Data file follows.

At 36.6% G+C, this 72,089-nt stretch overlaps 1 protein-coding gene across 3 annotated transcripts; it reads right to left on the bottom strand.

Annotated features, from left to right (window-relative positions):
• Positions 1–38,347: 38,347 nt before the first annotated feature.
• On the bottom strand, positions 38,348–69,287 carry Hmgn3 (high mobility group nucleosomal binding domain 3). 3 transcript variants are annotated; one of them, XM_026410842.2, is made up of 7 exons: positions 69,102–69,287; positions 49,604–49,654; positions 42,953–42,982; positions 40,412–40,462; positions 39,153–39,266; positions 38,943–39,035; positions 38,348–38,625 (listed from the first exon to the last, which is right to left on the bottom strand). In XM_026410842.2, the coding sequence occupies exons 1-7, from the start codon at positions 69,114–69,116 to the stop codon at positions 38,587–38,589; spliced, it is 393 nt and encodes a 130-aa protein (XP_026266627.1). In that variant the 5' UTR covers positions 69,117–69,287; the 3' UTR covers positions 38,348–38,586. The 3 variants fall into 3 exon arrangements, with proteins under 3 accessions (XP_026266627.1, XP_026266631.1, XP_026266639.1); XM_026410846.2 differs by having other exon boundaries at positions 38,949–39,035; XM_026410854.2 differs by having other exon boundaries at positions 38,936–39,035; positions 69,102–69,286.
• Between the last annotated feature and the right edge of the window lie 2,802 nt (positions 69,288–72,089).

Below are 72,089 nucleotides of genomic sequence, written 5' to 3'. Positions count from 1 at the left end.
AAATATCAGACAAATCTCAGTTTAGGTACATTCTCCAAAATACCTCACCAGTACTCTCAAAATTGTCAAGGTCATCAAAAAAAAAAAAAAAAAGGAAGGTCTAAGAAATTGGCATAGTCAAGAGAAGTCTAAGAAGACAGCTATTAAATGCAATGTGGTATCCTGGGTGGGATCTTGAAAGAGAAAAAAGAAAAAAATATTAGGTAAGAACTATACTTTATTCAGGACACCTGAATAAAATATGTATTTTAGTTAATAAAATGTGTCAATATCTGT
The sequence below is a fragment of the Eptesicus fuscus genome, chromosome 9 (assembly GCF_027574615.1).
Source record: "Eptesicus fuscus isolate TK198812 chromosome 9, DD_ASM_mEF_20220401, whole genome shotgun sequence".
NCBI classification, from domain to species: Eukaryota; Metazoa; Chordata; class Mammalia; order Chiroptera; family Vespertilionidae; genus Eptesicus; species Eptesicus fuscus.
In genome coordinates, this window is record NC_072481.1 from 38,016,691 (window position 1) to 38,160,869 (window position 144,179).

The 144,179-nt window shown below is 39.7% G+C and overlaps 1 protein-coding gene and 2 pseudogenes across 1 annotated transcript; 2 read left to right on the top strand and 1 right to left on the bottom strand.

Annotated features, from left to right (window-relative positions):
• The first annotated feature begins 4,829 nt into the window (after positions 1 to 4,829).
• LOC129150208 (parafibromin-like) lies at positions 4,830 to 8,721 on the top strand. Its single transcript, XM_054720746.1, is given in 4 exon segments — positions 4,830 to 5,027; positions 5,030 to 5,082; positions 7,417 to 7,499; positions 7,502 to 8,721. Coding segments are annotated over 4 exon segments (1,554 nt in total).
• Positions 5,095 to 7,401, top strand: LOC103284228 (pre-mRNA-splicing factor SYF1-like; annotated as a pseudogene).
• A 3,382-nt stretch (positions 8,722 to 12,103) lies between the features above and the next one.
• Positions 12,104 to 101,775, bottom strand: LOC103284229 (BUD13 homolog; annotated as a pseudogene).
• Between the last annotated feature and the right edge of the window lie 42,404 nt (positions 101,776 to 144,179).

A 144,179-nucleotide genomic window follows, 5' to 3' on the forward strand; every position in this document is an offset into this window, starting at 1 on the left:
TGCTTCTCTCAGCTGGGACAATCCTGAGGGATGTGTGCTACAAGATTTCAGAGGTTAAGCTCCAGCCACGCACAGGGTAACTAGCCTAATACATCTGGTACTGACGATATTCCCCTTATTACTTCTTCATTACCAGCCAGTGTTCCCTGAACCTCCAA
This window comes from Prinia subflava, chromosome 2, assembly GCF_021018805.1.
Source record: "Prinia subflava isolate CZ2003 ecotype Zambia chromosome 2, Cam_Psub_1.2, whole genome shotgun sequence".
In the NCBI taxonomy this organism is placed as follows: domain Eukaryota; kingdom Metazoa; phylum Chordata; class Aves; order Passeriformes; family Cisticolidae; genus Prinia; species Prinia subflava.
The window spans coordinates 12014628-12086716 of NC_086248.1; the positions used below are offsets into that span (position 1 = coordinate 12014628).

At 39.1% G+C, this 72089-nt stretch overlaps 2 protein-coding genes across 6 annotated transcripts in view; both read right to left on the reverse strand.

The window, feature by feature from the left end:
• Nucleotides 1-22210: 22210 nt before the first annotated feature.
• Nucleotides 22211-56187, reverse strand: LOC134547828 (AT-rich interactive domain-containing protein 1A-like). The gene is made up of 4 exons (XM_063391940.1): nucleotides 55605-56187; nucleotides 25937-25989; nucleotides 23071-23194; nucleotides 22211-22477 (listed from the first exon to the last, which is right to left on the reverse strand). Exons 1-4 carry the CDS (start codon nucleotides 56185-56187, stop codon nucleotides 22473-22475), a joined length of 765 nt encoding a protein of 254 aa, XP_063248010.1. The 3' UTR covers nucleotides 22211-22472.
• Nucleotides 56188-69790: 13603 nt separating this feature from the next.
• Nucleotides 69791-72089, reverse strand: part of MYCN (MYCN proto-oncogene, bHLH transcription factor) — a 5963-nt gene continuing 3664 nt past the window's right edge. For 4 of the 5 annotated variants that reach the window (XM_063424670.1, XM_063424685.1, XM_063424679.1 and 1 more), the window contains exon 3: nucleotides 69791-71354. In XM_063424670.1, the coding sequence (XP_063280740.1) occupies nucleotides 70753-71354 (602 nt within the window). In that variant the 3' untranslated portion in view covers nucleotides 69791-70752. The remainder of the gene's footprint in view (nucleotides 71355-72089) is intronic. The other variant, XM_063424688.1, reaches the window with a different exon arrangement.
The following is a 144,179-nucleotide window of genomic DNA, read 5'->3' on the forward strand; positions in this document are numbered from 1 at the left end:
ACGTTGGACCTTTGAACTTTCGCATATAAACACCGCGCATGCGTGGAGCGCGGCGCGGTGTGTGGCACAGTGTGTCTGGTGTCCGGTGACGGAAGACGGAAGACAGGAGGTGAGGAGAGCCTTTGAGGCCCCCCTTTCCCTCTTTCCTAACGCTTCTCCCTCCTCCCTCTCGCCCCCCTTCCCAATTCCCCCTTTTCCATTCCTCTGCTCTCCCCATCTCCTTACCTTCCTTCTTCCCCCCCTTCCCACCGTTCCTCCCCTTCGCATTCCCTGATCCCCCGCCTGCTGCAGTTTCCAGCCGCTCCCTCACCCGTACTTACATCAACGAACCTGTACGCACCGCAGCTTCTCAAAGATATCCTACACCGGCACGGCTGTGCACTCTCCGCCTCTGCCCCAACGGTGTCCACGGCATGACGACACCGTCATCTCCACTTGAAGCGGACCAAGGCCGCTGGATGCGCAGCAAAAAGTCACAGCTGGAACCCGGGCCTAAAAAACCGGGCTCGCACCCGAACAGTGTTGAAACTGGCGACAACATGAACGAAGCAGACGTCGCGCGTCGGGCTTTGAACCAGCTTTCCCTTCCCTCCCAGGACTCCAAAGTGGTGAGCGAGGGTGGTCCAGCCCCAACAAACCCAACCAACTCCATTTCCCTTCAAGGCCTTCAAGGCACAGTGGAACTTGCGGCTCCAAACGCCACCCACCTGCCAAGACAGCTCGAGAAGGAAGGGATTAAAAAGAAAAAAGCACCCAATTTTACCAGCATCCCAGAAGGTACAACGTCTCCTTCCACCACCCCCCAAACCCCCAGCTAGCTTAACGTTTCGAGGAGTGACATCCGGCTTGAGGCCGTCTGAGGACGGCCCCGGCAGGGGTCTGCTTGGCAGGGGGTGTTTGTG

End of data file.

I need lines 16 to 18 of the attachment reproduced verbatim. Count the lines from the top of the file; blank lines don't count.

• Positions 5,095 to 7,401, top strand: LOC103284228 (pre-mRNA-splicing factor SYF1-like; annotated as a pseudogene).
• A 3,382-nt stretch (positions 8,722 to 12,103) lies between the features above and the next one.
• Positions 12,104 to 101,775, bottom strand: LOC103284229 (BUD13 homolog; annotated as a pseudogene).